Australian pre-election leaders' debates take to Facebook, not telly
Because even democracy is an opportunity for Facebook to learn more about its users
Update: Opposition says no, now what? Facebook is about to learn the flavour of disappointment, since it apparently reckons a pre-election debate between prime minister Malcolm Turnbull and opposition leader Bill Shorten will let it plant tracking cookies on any Australians who bother to tune in.
The prime minister has just announced that following discussions between Facebook and Murdoch outlet News.com.au, an “online forum” will take place some time next week.
The decision comes after the pathetic failure of the televised leaders' debate which, at the end of the broadcast, was being watched by around 0.01 Australians per square kilometre.
Prior to that, a televised community forum in Western Sydney was a moderately popular format with everybody but the stumbling hopeful prime minister.
PM Malcolm Turnbull says aim of an online forum is to have a leadership debate "in the media of our time" #ausvotes— Political Alert (@political_alert) June 7, 2016
The decision to turn to an online debate hosted by Facebook – instead, we should add, of the live debate on offer for tomorrow in Brisbane – might spare the PM from the ignominy of turning up for a TV show nobody watches. Just how Australians will react once Facebook scans their comments to divulge political leanings is another matter. At least Facebook is unlikely to score many more users or carriers for its Datr cookie**, as Australia is already pretty much saturated with users.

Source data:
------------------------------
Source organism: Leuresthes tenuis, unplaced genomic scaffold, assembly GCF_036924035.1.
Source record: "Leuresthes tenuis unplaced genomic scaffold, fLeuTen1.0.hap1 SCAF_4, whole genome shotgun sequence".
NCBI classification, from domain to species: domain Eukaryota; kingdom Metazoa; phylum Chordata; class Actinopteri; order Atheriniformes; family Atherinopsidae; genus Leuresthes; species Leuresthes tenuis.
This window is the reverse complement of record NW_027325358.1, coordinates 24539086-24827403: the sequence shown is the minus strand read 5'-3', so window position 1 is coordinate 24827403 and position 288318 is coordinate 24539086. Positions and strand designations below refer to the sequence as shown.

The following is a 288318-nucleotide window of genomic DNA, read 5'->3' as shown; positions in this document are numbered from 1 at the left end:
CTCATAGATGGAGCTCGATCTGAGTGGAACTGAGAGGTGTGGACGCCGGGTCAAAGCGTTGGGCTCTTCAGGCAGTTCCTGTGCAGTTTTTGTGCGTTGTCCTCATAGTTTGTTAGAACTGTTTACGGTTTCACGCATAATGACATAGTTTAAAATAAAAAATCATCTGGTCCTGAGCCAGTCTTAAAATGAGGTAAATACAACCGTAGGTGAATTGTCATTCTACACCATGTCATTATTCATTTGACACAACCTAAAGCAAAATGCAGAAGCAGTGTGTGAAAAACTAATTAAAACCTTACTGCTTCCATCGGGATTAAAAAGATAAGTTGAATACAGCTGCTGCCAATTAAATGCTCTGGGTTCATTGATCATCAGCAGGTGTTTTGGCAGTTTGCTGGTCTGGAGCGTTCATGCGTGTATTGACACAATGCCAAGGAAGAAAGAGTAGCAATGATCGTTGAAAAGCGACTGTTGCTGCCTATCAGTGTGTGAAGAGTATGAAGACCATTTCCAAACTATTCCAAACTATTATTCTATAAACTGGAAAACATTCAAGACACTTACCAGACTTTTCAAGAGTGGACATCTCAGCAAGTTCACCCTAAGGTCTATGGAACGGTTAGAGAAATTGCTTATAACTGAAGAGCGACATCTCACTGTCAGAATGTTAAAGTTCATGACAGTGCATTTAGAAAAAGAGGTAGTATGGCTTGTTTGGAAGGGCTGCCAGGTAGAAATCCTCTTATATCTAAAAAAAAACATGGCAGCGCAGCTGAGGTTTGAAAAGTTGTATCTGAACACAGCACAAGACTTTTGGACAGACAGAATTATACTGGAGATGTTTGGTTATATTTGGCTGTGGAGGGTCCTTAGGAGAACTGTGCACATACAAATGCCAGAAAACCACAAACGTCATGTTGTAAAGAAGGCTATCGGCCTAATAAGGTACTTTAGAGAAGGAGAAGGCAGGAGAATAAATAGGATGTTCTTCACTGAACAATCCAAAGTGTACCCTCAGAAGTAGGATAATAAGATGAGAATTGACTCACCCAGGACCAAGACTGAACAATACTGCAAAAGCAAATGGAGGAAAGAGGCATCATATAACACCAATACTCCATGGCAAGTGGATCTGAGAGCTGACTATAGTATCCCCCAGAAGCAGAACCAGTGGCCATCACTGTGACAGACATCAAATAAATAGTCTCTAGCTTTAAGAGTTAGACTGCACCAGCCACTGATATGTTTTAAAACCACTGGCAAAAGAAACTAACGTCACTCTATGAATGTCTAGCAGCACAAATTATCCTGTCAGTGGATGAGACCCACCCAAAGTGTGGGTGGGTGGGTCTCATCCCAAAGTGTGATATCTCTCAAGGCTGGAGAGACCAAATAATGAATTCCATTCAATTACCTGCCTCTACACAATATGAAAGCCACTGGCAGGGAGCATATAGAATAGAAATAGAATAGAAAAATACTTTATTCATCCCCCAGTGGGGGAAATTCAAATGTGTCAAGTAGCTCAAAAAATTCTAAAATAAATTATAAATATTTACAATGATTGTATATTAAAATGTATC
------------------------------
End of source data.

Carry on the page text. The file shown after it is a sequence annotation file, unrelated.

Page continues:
A more likely source of big and useless data will be social media fans celebrating the significance of Facebook's seeming victory over ye olde television:a zillion identikit LinkedIn posts will surely all offer "insights" about the death of mainstream media.
Brace, also, for ugly outbreaks of hate speech: so vile was one recent comment made on Facebook to an aboriginal senator that the author was charged.
The idea looks increasingly like hand-waving than strategy, however. Since this article first appeared, opposition leader Bill Shorten has said he's sticking with the Sky TV forum on offer tomorrow, and will front the cameras in Brisbane with or without Turnbull. ®
Bootnotes *”The worm” – Practically the only feature of interest in any televised leader debate in Australia's history, as it showed live aggregated live audience sentiment during pat leaders' debates.
**The Datr cookie – A core part of Facebook's strategy, because everywhere there's a “like this” button, there's the cookie. ®